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Filing Criminal Complaint for settling Civil Dispute is abuse of process of law, Supreme Court

Shruti Mahajan

Initiating criminal proceedings and filing a criminal complaint for settling a civil dispute is nothing but an abuse of the process of law, the Supreme Court held today.

The judgment was passed by a Bench of Justices Arun MishraS Abdul Nazeer and MR Shah in an appeal against a verdict of the Delhi High Court.

The Supreme Court set aside the High Court judgment which had passed certain directions relating to registration of a First Information Report in a case of cheating.

The matter was one of a civil dispute between a buyer and sellers of a property and the same did not warrant initiation of criminal proceedings, the Court held.

“when it was opined that the dispute between the parties is of a civil nature, the High Court ought not to have issued further directions. The High Court ought to have closed the proceedings. Not only the High Court has issued further directions, but even has imposed costs and an action against the appellants 3 to 5 herein which, in the facts and circumstances of the case, is not sustainable.”

The complainant in the case had entered into an agreement with the sellers of the property. The same was registered and consideration of Rs. 54 lakh was paid. Subsequently, the complainant learnt of a mortgage attached to the property with the Andhra Bank and claimed that he was not informed of the same earlier.

While the complainant redeemed the mortgage, he also filed a criminal complaint against the sellers of the property under Sections 420 and 34 of the Indian Penal Code for the offence of cheating.

The first preliminary inquiry conducted suggested that a prima facie case was made out in the complaint. The concerned Police officers, however, conducted a second preliminary inquiry and this time, arrived at a conclusion that the dispute was civil in nature and did not require registration of FIR.

They opined that the complainant had given his consent for the registration of the sale deed and for the discharge of the mortgage. Even though he claimed that the mortgage was revealed to him later, his consent to the registration of the sale deed meant that no police action was required.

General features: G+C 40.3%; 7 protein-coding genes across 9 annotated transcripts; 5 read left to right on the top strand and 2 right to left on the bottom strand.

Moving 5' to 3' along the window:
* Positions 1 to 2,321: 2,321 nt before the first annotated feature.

After this, the complainant took the matter to court. The Magistrate rejected the application. Another private complaint was filed by the complainant before the Magistrate which remains pending. Thereafter, a writ petition was filed before the High Court praying for directions to the Commissioner of Police to take action against the concerned Officials for not registering the FIR, and a direction to the officials to register an FIR.

The High Court allowed the petition whereupon the Commissioner of Police and other concerned officials approached the Supreme Court in appeal.

The Supreme Court allowed the appeal holding that there was no occasion which warranted registration of a criminal case.

“we are of the opinion that the criminal proceedings initiated by respondent No. 1 – original complainant is nothing but an abuse of the process of law for settling a civil dispute.

The case involves a civil dispute and for settling a civil dispute, the criminal complaint has been filed, which is nothing but an abuse of the process of law. “

The Court underscored the facts of the case relating to the complainant registering the sale deed in his name as well as paying the mortgage off upon learning of the same. The Criminal proceedings initiated by the complainant was done merely to settle the score, the Court opined.

It held that the view taken by the Police officials that the civil dispute did not require a criminal complaint was justified as was the second preliminary inquiry conducted which yielded this conclusion. In light of the findings of the Police, the High Court ought not to have issued directions prayed for by the Complainant, the Supreme Court said.

Thus, the Court set aside the order of the High Court and quashed the proceedings pending before the Magistrate.

[Read Judgment]

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